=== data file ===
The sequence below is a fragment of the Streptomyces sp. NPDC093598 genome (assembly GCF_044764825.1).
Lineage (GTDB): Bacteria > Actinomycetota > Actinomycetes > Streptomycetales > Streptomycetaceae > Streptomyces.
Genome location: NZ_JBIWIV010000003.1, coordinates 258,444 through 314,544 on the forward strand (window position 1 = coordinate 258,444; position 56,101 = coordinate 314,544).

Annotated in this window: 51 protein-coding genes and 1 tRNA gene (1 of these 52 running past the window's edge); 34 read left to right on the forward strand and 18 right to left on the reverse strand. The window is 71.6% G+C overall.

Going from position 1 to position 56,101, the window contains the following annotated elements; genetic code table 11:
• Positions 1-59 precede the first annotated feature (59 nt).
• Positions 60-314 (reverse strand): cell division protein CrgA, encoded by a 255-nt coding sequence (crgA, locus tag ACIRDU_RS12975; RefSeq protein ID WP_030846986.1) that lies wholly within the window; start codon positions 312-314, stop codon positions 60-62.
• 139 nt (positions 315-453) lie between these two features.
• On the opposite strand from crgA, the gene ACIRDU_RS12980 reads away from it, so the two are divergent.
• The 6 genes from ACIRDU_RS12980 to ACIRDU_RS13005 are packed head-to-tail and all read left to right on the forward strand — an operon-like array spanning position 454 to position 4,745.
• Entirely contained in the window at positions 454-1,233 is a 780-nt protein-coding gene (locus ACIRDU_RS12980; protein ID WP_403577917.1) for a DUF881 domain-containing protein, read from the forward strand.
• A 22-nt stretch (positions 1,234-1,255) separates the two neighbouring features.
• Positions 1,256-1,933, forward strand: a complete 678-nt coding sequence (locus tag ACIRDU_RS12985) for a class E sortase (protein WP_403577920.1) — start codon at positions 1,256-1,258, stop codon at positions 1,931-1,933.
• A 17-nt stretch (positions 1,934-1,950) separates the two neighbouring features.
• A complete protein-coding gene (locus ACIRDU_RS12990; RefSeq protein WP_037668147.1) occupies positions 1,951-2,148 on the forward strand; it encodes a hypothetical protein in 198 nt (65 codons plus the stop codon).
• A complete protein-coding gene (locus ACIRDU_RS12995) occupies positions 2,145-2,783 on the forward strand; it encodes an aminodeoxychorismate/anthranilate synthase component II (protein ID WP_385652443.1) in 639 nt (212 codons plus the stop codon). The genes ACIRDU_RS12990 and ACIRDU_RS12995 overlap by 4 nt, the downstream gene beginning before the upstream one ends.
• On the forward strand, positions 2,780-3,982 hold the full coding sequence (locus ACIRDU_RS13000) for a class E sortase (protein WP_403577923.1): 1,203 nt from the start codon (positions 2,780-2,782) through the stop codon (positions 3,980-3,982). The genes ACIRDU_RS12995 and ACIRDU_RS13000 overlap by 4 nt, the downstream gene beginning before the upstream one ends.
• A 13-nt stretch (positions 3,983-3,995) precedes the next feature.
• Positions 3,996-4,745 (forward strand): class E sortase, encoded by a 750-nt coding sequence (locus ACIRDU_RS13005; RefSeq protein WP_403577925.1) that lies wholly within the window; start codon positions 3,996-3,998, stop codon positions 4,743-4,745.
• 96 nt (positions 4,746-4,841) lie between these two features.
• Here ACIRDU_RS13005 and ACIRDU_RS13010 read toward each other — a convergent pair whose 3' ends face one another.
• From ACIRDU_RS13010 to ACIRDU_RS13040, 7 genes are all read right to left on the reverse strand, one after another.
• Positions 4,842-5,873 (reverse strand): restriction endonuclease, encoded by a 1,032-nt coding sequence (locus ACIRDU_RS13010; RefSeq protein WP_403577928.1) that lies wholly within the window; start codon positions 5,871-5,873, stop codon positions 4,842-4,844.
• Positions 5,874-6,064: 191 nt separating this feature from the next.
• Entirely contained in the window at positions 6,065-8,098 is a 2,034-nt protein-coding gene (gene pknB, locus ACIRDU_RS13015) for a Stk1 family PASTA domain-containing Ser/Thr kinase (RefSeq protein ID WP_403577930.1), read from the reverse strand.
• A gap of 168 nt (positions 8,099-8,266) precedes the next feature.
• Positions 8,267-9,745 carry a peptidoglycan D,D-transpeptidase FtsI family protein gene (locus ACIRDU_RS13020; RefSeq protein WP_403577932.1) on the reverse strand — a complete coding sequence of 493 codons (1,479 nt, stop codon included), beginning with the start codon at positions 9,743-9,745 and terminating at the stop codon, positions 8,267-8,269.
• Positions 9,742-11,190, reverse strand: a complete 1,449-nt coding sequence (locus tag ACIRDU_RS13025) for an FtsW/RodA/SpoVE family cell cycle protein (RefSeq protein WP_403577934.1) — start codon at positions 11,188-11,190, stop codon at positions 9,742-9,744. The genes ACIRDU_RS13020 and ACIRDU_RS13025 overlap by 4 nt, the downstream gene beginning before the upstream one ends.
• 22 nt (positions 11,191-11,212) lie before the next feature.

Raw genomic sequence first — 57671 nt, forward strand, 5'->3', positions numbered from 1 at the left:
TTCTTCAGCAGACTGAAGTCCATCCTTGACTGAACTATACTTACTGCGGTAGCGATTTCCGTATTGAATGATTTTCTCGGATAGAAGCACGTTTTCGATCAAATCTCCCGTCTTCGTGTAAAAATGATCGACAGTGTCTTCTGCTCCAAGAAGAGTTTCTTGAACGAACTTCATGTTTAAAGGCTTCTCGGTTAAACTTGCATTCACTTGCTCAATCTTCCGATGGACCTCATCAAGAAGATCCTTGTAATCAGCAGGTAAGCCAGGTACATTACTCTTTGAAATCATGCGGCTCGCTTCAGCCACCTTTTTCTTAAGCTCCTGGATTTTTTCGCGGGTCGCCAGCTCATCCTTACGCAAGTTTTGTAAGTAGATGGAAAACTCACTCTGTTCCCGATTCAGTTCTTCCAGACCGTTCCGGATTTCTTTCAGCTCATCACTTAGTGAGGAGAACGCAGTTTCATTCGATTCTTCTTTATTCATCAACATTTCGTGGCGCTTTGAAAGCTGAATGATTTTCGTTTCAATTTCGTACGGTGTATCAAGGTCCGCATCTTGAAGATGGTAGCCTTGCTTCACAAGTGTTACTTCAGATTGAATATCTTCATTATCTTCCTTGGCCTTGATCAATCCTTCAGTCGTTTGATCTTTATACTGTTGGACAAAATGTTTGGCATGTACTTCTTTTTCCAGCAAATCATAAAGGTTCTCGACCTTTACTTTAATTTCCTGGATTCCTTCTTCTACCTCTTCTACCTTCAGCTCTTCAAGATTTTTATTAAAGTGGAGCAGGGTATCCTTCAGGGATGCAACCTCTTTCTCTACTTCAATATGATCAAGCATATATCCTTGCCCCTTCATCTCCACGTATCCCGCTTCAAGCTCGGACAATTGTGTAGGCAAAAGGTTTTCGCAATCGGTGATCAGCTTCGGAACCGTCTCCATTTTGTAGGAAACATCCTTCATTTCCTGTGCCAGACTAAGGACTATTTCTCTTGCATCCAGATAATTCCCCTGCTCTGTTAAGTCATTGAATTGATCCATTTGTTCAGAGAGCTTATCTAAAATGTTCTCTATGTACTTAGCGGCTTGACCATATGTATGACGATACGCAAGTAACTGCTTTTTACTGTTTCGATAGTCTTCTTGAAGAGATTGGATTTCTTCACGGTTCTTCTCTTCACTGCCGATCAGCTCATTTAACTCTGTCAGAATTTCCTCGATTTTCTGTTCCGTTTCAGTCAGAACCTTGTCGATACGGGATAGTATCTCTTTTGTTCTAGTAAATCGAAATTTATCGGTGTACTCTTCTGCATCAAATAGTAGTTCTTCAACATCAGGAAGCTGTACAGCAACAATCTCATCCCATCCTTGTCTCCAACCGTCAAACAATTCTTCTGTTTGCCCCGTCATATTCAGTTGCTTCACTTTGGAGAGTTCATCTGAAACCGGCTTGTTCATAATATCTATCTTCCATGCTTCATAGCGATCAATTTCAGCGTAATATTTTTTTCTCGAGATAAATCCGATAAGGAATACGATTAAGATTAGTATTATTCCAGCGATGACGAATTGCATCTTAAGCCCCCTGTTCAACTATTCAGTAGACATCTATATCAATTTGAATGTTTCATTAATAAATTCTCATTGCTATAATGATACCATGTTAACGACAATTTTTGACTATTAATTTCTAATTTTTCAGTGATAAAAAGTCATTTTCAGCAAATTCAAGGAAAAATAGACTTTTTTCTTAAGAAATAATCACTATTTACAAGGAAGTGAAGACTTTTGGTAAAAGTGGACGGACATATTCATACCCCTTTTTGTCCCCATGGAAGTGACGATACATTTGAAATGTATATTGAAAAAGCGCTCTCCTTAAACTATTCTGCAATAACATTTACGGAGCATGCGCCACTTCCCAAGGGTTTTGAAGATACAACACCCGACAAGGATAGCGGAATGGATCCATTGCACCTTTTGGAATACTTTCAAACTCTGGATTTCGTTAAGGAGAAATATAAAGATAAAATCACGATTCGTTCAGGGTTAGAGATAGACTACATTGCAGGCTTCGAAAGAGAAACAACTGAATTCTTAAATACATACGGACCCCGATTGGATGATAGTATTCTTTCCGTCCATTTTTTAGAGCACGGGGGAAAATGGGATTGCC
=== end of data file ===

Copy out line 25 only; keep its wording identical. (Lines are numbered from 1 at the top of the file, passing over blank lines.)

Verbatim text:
• Entirely contained in the window at positions 6,065-8,098 is a 2,034-nt protein-coding gene (gene pknB, locus ACIRDU_RS13015) for a Stk1 family PASTA domain-containing Ser/Thr kinase (RefSeq protein ID WP_403577930.1), read from the reverse strand.